Recently, in anticipation of this Northern Border Collection release, a number of Canadian reviewers received access to a small number of single cask samplings of Lot 40.  But this review is of the official bottling now hitting retail shelves in Ontario, Quebec and Alberta. It is bottled at 55.0% ABV, and is sold for $70 at the LCBO.

As with regular Lot 40, with is a 100% rye whisky – only now with an explicit age statement and higher cask strength. My bottle is numbered 3754 for this “First Edition” official release (out of 4968).

Here is how it compares to premium Canadian whiskies in my Meta-Critic database. Note that I have separated out reviews for the single cask Lot 40 in its own category.

Canadian Club 20yo: 8.63 ± 0.30 on 10 reviews ($$$)
Canadian Club 30yo: 9.01 ± 0.18 on 6 reviews ($$$$$)
Canadian Rockies 21yo: 8.96 ± 0.26 on 8 reviews ($$$)
Caribou Crossing Single Barrel: 8.55 ± 0.38 on 12 reviews ($$$$)
Century Reserve 21yo: 8.73 ± 0.20 on 10 reviews ($$)
Crown Royal Hand Selected Barrel: 8.83 ± 0.25 on 10 reviews ($$$)
Crown Royal Noble Collection Cornerstone Blend: 8.39 ± 0.69 on 5 reviews ($$$)
Crown Royal Noble Collection Wine Barrel Finished: 8.70 ± 0.55 on 5 reviews ($$$)
Forty Creek Confederation Oak (All Batches): 8.79 ± 0.37 on 19 reviews ($$$)
Gibson’s 18yo: 8.99 ± 0.32 on 10 reviews ($$$$)
Highwood Ninety Rye 20yo: 8.77 ± 0.32 on 11 reviews ($$)
J.P. Wiser’s Dissertation: 8.97 ± 0.25 on 6 reviews ($$$)
J.P. Wiser’s 18yo: 8.59 ± 0.44 on 15 reviews ($$$)
J.P. Wiser’s 35yo: 8.55 ± 1.00 on 3 reviews ($$$$$+)
J.P. Wiser’s Legacy: 8.97 ± 0.36 on 16 reviews ($$)
J.P. Wiser’s Red Letter: 8.80 ± 0.37 on 13 reviews ($$$$)
Lot 40: 8.90 ± 0.34 on 22 reviews ($$)
Lot 40 Cask Strength (Single Cask): 9.17 ± 0.10 on 6 reviews ($$$)
Lot 40 Cask Strength 12 Year Old: 9.25 ± 0.10 on 6 reviews ($$$)
Masterson’s Straight Rye: 10yo 8.87 ± 0.40 on 17 reviews ($$$$)
Whistlepig 10yo: 8.82 ± 0.42 on 16 reviews ($$$$)

And let’s see what I find in the glass:

Nose: As expected, Lot 40 on steroids! Heavy doses of rich baking spices – including cloves and cinnamon – plus cardamon, anise and dill. Main fruits are pears and plums (dark-skinned plums, specifically), with some citrus (oranges). Honey, with a touch of caramel. I also get a definite black tea note now. The extra strength can be a bit overwhelming, and drowns out some of the more delicate floral notes of regular Lot 40. There’s also something here that reminds me a bit of the original Pike Creek – likely the sharper rye notes.

Palate:  Thick and syrupy now, this is one you want to hold in your mouth. Cola and milk chocolate add to the honey and caramel from the nose, and cherries join the oranges. Heavy rye spices (cloves, cinnamon), with some actual dusty rye on the way out. A touch of bitterness (not sure if its from the rye or the wood, but I suspect the former). Dried herbs and tobacco, plus some sort of tannic black tea. And very peppery.  A much stronger presence that regular strength Lot 40.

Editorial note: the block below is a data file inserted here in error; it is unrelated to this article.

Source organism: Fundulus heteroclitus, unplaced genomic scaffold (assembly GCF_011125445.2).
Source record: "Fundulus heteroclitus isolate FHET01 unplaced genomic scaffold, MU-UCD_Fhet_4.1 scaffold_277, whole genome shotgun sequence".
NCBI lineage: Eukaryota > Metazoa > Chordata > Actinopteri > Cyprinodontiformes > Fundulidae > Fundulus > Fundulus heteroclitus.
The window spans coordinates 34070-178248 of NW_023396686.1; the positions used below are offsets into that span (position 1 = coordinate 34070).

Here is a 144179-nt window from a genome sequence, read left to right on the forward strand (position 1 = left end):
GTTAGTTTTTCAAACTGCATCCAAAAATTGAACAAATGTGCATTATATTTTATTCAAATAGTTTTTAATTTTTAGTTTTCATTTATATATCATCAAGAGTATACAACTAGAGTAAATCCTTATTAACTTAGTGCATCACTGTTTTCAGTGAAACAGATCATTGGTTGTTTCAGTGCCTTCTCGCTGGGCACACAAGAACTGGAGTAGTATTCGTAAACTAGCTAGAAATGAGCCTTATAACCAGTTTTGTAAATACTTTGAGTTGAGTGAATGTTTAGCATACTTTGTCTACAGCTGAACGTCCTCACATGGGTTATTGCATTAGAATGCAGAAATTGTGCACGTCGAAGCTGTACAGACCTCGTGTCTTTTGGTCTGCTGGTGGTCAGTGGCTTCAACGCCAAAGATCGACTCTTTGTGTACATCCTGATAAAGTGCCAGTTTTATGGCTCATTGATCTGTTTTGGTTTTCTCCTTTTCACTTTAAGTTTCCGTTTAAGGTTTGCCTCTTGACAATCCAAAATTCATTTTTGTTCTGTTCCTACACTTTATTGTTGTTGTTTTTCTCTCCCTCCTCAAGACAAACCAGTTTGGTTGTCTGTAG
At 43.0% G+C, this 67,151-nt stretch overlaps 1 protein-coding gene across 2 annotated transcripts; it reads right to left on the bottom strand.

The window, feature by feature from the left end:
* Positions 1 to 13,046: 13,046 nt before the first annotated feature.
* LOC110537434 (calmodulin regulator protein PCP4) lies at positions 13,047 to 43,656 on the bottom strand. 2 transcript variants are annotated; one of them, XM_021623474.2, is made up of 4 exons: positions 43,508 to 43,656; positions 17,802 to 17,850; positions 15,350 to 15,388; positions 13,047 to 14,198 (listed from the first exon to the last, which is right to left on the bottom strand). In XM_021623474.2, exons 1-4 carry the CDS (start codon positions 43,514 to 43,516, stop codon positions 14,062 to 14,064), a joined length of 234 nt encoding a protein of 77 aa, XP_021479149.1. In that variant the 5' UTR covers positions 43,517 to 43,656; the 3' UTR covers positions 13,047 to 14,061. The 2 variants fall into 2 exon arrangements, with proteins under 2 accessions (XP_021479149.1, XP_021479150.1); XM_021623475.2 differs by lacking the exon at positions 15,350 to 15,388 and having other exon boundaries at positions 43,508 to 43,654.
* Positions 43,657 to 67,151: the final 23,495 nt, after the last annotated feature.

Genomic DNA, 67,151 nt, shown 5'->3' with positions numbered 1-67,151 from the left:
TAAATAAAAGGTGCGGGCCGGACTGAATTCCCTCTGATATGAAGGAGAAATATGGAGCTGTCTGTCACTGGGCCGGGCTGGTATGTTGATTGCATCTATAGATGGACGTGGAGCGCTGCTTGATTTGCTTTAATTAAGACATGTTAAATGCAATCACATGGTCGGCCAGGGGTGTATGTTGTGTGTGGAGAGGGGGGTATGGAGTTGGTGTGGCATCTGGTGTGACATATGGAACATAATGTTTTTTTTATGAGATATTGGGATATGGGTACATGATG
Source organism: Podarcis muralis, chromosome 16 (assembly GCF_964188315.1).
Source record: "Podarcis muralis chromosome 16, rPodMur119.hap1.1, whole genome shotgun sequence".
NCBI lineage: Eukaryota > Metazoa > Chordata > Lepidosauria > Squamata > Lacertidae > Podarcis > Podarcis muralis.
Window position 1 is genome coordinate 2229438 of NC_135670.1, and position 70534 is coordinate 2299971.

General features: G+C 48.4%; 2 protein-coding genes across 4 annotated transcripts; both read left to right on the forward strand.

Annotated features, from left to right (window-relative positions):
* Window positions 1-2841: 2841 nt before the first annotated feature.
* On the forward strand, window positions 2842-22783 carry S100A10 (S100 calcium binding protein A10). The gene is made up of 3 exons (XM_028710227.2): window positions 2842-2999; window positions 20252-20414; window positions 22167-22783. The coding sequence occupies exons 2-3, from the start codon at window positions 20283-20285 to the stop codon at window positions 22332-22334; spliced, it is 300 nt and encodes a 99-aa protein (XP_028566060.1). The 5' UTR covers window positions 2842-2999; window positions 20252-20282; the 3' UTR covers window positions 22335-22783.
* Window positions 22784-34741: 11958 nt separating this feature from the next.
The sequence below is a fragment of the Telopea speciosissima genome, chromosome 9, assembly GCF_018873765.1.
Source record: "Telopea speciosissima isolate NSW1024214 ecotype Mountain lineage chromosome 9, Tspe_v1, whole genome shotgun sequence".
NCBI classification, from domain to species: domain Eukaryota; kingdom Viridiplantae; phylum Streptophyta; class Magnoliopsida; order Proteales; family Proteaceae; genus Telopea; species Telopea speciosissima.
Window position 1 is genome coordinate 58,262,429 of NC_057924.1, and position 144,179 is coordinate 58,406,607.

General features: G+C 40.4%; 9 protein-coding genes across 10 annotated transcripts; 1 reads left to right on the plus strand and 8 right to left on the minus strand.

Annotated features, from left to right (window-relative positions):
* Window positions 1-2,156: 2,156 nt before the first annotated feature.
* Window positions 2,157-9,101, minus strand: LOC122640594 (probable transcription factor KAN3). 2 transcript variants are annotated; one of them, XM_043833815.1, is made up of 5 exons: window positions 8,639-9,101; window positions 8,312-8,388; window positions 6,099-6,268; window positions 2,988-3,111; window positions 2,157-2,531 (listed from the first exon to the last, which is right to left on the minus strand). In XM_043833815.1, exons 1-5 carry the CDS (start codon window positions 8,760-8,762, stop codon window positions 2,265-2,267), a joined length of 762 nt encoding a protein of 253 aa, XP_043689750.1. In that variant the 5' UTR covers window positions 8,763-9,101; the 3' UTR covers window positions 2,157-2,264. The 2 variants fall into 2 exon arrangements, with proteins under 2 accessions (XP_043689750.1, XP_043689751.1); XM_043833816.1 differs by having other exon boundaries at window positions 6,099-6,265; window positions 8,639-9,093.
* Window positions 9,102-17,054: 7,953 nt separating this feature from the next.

Finish: Longer lasting than regular Lot 40. Spicy cloves and cinnamon (plus pepper) linger the longest, turning a bit candied over time (cinnamon red hots/swedish fish). Some astringency builds (that black tea note in particular). Dark chocolate-like bitterness also creeps in, but never overwhelms. Certainly a more substantial finish than other Canadian ryes, which tend to be a bit anemic. A nice, long-lasting glow.

With water, the nose is tamed a bit, and a breakfast fruit jam on toast note emerges. The caramel sweetness increases in the mouth, as do the more candied rye spices. Mouthfeel lightens quickly, so go easy on it. Seems to help with the bitterness on the finish. Personally, I find this one quite easy to drink to neat – but a bit of water will enhance the sweetness factor.

No doubt about it, this is an enthusiasts’ rye whisky. Much stronger rye presence than anything I can think of, including Masterson’s Straight Rye (which is probably its closest comparable). I don’t think it’s automatic that you will like this if you are a Lot 40 fan – there is an elegant subtlety to regular Lot 40 that is a bit lost here.  But for fans of cask-strength whiskies, this is really a no-brainer – I’m glad to see Corby roll this out (although sadly as only a limited release). There is talk of making some variant of this an annual release, though.

Although this is just now hitting shelves at the LCBO (and won’t last long!), there are a few reviews of the official bottling. See Davin of Canadian Whisky, Mark of Whsky Buzz, and Neversafeforlife, TOModera, Sinjun86 and muaddib99 on Reddit for very positive ones. For the single cask Lot 40 samples Corby circulated prior to release to some reviewers, you will find very positive reviews of one batch (bottled at 55.8%) by Devoz, Lasidar, Ethanized, Boyd86, and kinohead of Reddit, and Jason of In Search of Elegance. Andre of Quebec Whisky also reviewed a single cask sample (not sure if it was the same one as the others above). All agree, this is a top pick Canadian rye whisky.

Highland Park 25 Year Old